Reviewed by: Max, February 13, 2019

Review of: Scottish Lion Flag

Awesome! My tam is off to ye Scottland!
Reviewed by: eric, January 24, 2019

Review of: Early Scottish Dirk

I got this dirk not knowing what to expect, i've used it at reenactments and have had many compliments on it. it has stood up over the years and still looks great, well worth the money!
Reviewed by: John, January 23, 2019

Review of: The Warbrand Sword

Yes, I christened her the Pumpkin Chopper (Spanish).  This señorita cleaves pumpkins like nobody's business!  She's fast
Reviewed by: James, January 23, 2019

Review of: The Warbrand Sword

This sword is very much worth the price, its very well constructed and I don't think it'll ever break or come loose. Considering there's not really anywhere else to get something like this its very well done. Blade is well shaped and has a thick spine. The squared off  handle is not an issue if you wear gauntlets or gloves with it.
Reviewed by: Francis, January 17, 2019

Review of: Primitive Scottish Dirk

Fit and finish of the Dirk are high quality. The well polished shows no metal imperfections to finish. Blood groove is well defined in depth of blade. Sharping service produced a nice even very sharp edge which requires your undivided attention while handling. Scabbard fit is tight so removal requires a firm pull. There is no slip when dirk I’m in place. The leather is thick, well formed, and firm to retain shape. I sprayed leather dressing inside to prevent the oiled blade from picking up very tiny pieces of leather from the internal unfinished leather of the sheath. The metal tip and collar are well attached with a nice brush polished finish. I am very pleased with this purchase and now will order the more expensive Scottish basket claymore based on the quality of workmanship
Reviewed by: Bill, January 14, 2019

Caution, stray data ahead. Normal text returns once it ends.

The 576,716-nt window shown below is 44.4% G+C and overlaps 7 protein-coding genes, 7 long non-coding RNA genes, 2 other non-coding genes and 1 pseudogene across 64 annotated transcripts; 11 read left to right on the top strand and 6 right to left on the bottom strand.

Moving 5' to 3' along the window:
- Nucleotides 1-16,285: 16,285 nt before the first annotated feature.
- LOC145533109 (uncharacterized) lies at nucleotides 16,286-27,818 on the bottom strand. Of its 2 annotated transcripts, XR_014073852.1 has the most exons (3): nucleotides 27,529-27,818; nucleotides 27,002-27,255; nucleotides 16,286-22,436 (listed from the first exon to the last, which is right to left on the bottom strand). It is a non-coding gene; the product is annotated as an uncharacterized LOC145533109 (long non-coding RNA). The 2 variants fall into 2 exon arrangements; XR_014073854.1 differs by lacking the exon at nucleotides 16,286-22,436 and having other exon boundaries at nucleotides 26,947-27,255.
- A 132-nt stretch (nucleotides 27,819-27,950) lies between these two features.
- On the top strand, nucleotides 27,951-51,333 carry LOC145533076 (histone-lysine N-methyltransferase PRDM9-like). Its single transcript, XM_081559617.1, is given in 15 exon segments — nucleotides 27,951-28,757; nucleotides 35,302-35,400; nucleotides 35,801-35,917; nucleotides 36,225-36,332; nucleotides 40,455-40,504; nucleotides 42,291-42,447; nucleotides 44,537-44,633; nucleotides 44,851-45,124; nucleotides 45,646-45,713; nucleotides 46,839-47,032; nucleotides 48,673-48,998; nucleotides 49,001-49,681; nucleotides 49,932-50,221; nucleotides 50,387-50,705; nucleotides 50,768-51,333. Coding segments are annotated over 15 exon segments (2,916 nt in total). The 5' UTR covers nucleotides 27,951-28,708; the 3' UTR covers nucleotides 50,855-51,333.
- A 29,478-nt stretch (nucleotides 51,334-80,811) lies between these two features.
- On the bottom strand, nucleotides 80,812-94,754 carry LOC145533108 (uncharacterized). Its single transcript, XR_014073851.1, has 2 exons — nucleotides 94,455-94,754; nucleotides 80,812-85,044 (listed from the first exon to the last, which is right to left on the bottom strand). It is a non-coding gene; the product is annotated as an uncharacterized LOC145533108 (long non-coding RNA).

Review of: The Freedom Fighter Early Scottish Claymore

This sword is impressive. I received this as a Christmas gift. I was and still am blown away.

It greatly exceeded my expectations. I handled the braveheart claymore previously. The leather was a brighter tan color. The blade stock seemed thinner.

This freedom fighter version has a lovely darker leather on the handle and ricasso. The pommel and cross guard also seem antiqued in person. The combined affect is one of gorgeous class.

The sword was sharpened by mrl,  and is a calvary dicing razor. I have not cut with it yet,  but I can update the review if possible once I try it on the pill,  bottles, etc.

It's a heavy sword,  obviously,  and stats list point of balance out at 11 inches. There is historical precedence for this sword,  it's just not historically called a claymore. Point of balance probably should be more around 5 or 6, maybe even 7 inches from crossguard.

11 is a bit far comparing to other examples of this sword. However,  I am able to wield this in one hand. It is more comfortable with two hands.  It excels and I believe was designed by windlass to use one hand on grip and one on the leather wrapped ricasso.

In this fashion you can "half sword" and really make this blade move! This is how I have been practicing forms with it. A horse killing sword when swung from the grip. Half swording in the crush of battle. The balance falls to the handle on the ricasso.

Again,  I can say enough how beautiful this replica is. Tight fitting, well constructed with a good temper. The blade is flexible but plenty rigid.

Windlass has done very well and the details on the cross guard and pommel are exquisite.
Reviewed by: Jonathan, January 11, 2019

Review of: Early Scottish Dirk

A birthday gift for my father,  who has started collecting Scottish arms and armor after being stationed at RAF Edzell!

This dagger exceeded my expectations. It arrived early,  and I set about putting an edge on the thick blade. It is very good steel, took me about 4 hours!  If you want it sharpened,  I advise ordering the sharpening service! Museum replicas does an outstanding job having ordered sharpening on other blades.

The carved wood handle is beautiful. I properly oiled it before presenting the gift,  and it looked great.

A very strong sturdy dagger any highlander would be proud to carry with their targe in hand!

This Dirk is big and well balanced, almost a short sword. Nice triple fuller design,  thick spine. A tough,  stabbing weapon in application,  and a work of art to display. Easily 5 stars,  I want one myself!
Reviewed by: Jonathan, January 06, 2019